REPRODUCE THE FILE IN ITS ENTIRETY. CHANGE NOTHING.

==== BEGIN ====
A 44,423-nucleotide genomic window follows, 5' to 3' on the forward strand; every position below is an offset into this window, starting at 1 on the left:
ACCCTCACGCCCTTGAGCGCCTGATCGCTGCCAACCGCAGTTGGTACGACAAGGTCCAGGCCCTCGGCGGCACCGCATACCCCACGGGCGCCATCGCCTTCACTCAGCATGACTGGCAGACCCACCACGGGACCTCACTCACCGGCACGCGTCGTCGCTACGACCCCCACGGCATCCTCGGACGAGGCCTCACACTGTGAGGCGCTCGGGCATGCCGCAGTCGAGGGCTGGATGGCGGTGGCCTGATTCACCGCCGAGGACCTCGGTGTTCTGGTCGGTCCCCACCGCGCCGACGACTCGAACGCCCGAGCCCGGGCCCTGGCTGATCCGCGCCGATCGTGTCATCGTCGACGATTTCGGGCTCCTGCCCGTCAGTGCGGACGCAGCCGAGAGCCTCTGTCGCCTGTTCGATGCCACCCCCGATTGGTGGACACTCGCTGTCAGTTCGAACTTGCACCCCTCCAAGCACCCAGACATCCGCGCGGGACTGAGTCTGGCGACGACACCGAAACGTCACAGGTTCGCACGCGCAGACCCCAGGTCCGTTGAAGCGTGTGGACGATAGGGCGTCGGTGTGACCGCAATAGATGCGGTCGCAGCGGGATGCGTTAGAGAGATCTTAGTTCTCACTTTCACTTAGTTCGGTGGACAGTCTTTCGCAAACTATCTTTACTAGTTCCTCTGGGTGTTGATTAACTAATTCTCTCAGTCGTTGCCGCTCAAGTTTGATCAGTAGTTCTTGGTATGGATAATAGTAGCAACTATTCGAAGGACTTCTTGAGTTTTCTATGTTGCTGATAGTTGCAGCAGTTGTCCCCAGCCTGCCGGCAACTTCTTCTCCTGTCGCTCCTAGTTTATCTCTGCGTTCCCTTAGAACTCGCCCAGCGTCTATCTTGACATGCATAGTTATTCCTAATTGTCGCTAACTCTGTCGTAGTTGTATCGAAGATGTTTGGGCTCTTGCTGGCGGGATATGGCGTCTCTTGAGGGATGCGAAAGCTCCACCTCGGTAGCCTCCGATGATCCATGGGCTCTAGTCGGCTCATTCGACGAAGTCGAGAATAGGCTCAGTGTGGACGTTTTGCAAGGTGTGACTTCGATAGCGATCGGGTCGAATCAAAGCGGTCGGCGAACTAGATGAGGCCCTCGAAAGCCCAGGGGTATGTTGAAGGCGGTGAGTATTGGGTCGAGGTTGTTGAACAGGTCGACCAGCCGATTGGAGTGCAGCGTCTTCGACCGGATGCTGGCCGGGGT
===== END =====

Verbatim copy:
A 44,423-nucleotide genomic window follows, 5' to 3' on the forward strand; every position below is an offset into this window, starting at 1 on the left:
ACCCTCACGCCCTTGAGCGCCTGATCGCTGCCAACCGCAGTTGGTACGACAAGGTCCAGGCCCTCGGCGGCACCGCATACCCCACGGGCGCCATCGCCTTCACTCAGCATGACTGGCAGACCCACCACGGGACCTCACTCACCGGCACGCGTCGTCGCTACGACCCCCACGGCATCCTCGGACGAGGCCTCACACTGTGAGGCGCTCGGGCATGCCGCAGTCGAGGGCTGGATGGCGGTGGCCTGATTCACCGCCGAGGACCTCGGTGTTCTGGTCGGTCCCCACCGCGCCGACGACTCGAACGCCCGAGCCCGGGCCCTGGCTGATCCGCGCCGATCGTGTCATCGTCGACGATTTCGGGCTCCTGCCCGTCAGTGCGGACGCAGCCGAGAGCCTCTGTCGCCTGTTCGATGCCACCCCCGATTGGTGGACACTCGCTGTCAGTTCGAACTTGCACCCCTCCAAGCACCCAGACATCCGCGCGGGACTGAGTCTGGCGACGACACCGAAACGTCACAGGTTCGCACGCGCAGACCCCAGGTCCGTTGAAGCGTGTGGACGATAGGGCGTCGGTGTGACCGCAATAGATGCGGTCGCAGCGGGATGCGTTAGAGAGATCTTAGTTCTCACTTTCACTTAGTTCGGTGGACAGTCTTTCGCAAACTATCTTTACTAGTTCCTCTGGGTGTTGATTAACTAATTCTCTCAGTCGTTGCCGCTCAAGTTTGATCAGTAGTTCTTGGTATGGATAATAGTAGCAACTATTCGAAGGACTTCTTGAGTTTTCTATGTTGCTGATAGTTGCAGCAGTTGTCCCCAGCCTGCCGGCAACTTCTTCTCCTGTCGCTCCTAGTTTATCTCTGCGTTCCCTTAGAACTCGCCCAGCGTCTATCTTGACATGCATAGTTATTCCTAATTGTCGCTAACTCTGTCGTAGTTGTATCGAAGATGTTTGGGCTCTTGCTGGCGGGATATGGCGTCTCTTGAGGGATGCGAAAGCTCCACCTCGGTAGCCTCCGATGATCCATGGGCTCTAGTCGGCTCATTCGACGAAGTCGAGAATAGGCTCAGTGTGGACGTTTTGCAAGGTGTGACTTCGATAGCGATCGGGTCGAATCAAAGCGGTCGGCGAACTAGATGAGGCCCTCGAAAGCCCAGGGGTATGTTGAAGGCGGTGAGTATTGGGTCGAGGTTGTTGAACAGGTCGACCAGCCGATTGGAGTGCAGCGTCTTCGACCGGATGCTGGCCGGGGT